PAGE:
I’m not a negative person, or so I like to tell myself. Sadly, I am one of those people who tend to internalize everything and somehow find fault in most of what I do. This is one of the reasons infertility was such a struggle for me.
Let me start by explaining a little about myself. I belong to a religious group that strongly believes in, and values, the family. (I obviously feel this way or I wouldn’t have joined this church when I was 16.) I am what some would call a conservative feminist. By this I mean I believe that a woman has the right to choose for herself what to make of her life. For me, I choose to have children, stay home to raise them, and then take a job focused on home and family like teaching. The whole June Cleaver persona wouldn’t be that awful in my opinion.
With that being said, I’m also the person who believes that the Lord has specific plans in store for every person on this earth. I’ve always felt that one of my duties was to be a mother and to raise my children to be respectful, kind, intelligent people. When I found out that I might not get that chance I was devastated. How was I going to come up with the money to be able to pay for the doctors? I’ve always been open to the idea of adoption, but like infertility, I was afraid I’d never be able to afford it.
Then it happened; my “friend” doubt started in on me. I started thinking that maybe I was doing something that was making me not fit to be a mother. Maybe God didn’t want to give me a child because I was awful and was going to be an awful mother. He knows the past, present, and future of our lives. I truly thought that he knew what kind of mother I would become and it disgusted him.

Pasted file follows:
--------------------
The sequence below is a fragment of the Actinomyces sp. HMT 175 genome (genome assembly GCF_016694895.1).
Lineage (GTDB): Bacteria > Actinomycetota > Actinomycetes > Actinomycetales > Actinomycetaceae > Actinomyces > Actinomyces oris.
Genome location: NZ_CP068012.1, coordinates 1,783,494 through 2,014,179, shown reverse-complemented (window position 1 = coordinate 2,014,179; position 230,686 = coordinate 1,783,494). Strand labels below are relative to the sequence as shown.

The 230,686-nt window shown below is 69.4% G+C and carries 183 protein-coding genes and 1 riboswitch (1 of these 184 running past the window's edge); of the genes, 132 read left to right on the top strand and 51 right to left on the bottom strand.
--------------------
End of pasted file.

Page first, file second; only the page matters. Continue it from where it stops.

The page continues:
I would become so consumed with grief that I would break down and cry randomly. Then I’d sob to my husband and ask him how I could make myself a better person. With a sincere voice he’d always tell me that I was perfect but I had a hard time believing him. He would tell me that everyone has their own trials and ours was to wait to start our family. He always sounded so sure and it drove me insane. I wanted to be that confident. Was my problem just that? Was I not faithful enough to KNOW, like my husband seemed to, that one day a child would be given to us? You can see how this easily became a very twisted circle of frustration and stress in my life.
One day I was reading my scriptures and I came across a scripture that seemed to speak to me. It states, “For behold, again I say unto you that if ye will enter in by the way, and receive the Holy Ghost, it will show unto you all things what ye should do.” In more modern words, listen to what God is telling you and everything WILL turn out. I prayed like I’ve never prayed before and the answer I got was to just let it go. Stop my treatments; focus on finishing school and starting a career, and then it’ll happen for us.
Even though this was the exact opposite of what I wanted to hear I figured I’d listen. If God wanted to see me show faith I was going to do it. I graduated college and immediately started working as a severe intervention special education teacher. (That’s the government’s fancy way of saying I taught child with severe emotional, intellectual, and/or physical handicaps.) I went to work daily filled with more love than the day before. If the only mothering I would be able to do in this life was to work with children who needed all the extra love they could get, then so be it.
When I started to get comfortable in my job and lose myself in the work is when we were able to conceive my daughter. Was it the lack of stress about having a child? Was this the miracle I felt I was promised? I’d like to say yes to both.
Photo credit: http://www.sxc.hu/photo/933783